Travel has always been a big part of my life, but over the last few years I’ve really made it a priority. I get severe anxiety when I don’t have my next plane ticket booked because I like having something to look forward to, and I’m constantly looking for new adventures I can go on. With my increase in traveling and the development of this blog, I’ve had people pop up that range from my family and friends, to friends of friends and old acquaintances that I haven’t heard from in years. All of these people always have the same questions for me: “How do you manage to travel so much?” and “How do you afford to travel so much?”.
First off, I want to preface this article by telling you that I don’t make a huge six-figure salary, so no, that’s not how I fund all my travels. I make an entry-level salary in my field, which to be honest, isn’t very much when you start to take away your monthly bills and expenses. I live in Toronto, one of the most expensive cities in the world, I make regular contributions to my retirement savings plan (start them young folks), and I recently just paid off my student loan which totalled around $22,000 CDN upon graduation.
Despite what you may think, I don’t make a killing from my travel blog, and don’t plan too. I do this for fun, and to help other people travel, not to monetize it so much that all you get is ads and content that sounds like an infomercial instead of me. I do however, do freelance writing and social media consulting, but due to my limited free time, I don’t have the ability to take on an excessive amount of projects. To give you an idea, in 2015, I brought in an additional $4,500 CDN from freelance work.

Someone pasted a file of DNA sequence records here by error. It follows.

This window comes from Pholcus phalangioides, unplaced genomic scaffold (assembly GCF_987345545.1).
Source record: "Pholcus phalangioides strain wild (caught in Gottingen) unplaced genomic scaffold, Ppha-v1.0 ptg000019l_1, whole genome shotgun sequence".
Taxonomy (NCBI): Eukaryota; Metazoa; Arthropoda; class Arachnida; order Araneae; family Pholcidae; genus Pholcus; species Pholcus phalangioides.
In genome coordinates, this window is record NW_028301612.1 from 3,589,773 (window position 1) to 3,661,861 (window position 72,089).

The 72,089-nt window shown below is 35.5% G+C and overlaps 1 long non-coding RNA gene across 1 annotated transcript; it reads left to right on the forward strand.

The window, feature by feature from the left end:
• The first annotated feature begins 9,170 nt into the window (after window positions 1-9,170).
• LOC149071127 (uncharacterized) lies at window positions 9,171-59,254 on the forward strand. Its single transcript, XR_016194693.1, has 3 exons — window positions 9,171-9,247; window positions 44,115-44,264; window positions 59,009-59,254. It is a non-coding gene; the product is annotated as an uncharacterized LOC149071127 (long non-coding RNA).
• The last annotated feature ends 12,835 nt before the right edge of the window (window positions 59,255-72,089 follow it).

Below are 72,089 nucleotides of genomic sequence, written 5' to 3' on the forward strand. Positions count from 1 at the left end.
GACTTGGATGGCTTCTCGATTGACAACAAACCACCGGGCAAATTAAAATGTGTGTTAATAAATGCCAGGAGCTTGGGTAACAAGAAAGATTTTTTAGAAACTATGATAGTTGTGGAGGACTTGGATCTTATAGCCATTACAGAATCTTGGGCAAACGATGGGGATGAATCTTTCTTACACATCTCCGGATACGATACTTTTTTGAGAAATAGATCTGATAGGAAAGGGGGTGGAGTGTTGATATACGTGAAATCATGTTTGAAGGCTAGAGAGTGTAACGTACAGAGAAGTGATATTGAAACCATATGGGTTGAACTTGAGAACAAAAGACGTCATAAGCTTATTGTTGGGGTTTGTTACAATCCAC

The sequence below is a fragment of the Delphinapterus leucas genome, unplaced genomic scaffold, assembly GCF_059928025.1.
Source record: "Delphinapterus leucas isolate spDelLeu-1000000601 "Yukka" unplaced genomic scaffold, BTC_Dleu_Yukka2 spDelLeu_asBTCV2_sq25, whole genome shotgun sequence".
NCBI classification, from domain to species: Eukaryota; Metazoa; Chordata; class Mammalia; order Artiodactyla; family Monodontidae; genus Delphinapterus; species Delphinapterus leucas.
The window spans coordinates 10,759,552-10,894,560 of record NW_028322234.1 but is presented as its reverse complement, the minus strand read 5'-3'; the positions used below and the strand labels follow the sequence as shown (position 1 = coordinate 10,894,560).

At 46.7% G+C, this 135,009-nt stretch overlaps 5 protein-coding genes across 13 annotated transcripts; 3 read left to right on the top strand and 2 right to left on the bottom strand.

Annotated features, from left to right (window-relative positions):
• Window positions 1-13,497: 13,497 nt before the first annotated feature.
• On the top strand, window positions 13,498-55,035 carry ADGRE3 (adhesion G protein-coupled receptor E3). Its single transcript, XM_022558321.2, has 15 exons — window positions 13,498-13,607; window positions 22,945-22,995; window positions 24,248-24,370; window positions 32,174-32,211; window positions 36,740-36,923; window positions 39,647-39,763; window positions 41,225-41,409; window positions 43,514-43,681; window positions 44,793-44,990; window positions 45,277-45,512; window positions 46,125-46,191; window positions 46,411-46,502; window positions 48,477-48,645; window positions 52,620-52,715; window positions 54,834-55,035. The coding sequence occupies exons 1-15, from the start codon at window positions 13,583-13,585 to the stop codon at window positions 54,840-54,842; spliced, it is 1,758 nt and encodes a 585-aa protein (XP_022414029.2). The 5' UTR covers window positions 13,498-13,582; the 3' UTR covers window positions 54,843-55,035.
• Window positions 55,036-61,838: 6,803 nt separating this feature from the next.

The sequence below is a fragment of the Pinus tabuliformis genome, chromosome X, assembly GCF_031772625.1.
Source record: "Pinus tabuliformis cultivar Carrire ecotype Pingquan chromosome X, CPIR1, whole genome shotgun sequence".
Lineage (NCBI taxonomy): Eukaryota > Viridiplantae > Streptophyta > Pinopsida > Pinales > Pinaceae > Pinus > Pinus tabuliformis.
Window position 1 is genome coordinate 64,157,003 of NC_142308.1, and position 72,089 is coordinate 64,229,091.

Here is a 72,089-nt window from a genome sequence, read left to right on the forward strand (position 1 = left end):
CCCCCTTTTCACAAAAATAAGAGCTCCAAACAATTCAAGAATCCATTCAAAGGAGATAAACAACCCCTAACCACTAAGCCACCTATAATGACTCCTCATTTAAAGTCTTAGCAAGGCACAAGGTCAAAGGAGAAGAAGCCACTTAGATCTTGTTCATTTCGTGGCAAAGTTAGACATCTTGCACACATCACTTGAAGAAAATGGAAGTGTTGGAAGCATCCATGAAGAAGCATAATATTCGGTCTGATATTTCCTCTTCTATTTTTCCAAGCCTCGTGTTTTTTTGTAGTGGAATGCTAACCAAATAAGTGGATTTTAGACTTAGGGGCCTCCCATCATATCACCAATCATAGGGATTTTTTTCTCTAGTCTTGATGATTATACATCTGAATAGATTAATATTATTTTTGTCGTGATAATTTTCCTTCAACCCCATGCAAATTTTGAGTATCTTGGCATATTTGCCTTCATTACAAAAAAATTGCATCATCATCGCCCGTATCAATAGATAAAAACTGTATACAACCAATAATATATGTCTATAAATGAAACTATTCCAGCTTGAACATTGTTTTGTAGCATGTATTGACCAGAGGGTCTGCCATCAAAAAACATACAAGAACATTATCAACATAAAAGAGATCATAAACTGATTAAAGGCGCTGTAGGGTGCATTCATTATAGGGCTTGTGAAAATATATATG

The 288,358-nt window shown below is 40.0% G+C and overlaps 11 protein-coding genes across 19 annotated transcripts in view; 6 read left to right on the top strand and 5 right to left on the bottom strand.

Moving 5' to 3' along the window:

So no, I don’t have a hidden stash of money, or a scary looking negative number in my bank account. My parents don’t pay for my travels, and I didn’t quit my job to travel the world (or ever plan on doing so). So what is it that I did to manage to travel to (and in) six different countries in 2015 alone? Here are my biggest tips and how I’ve made it work.
Tip #1: Money, Money, Money
You may be shocked to know that I do actually have a life at home. I go out and try new restaurants, go out drinking with my friends, and can sometimes be a shopaholic. I don’t sit at home, sad and depressed in between each of my vacations just so I could afford to go on the next one. Instead, I have a separate account known as my “trip fund” which only $120 CDN a month automatically comes off my pay check and goes into. Believe me, this becomes so natural that you don’t even notice the money going into the account each pay day, and you learn to live without that money pretty quickly.
Now if you do the math, $120 a month for 12 months only equals $1,440 CDN, and although that is a good chunk of money, it is unlikely going to fund five different vacations in one year. So on top of this $120/month, I also put additional money in the weeks/months leading up to a big trip (an additional $20 a week can even make a difference), and I add funds into this account during times of the year that I happen to have a little bit more disposable income (like my Birthday, when I get my tax refund, or if I get a bonus at work).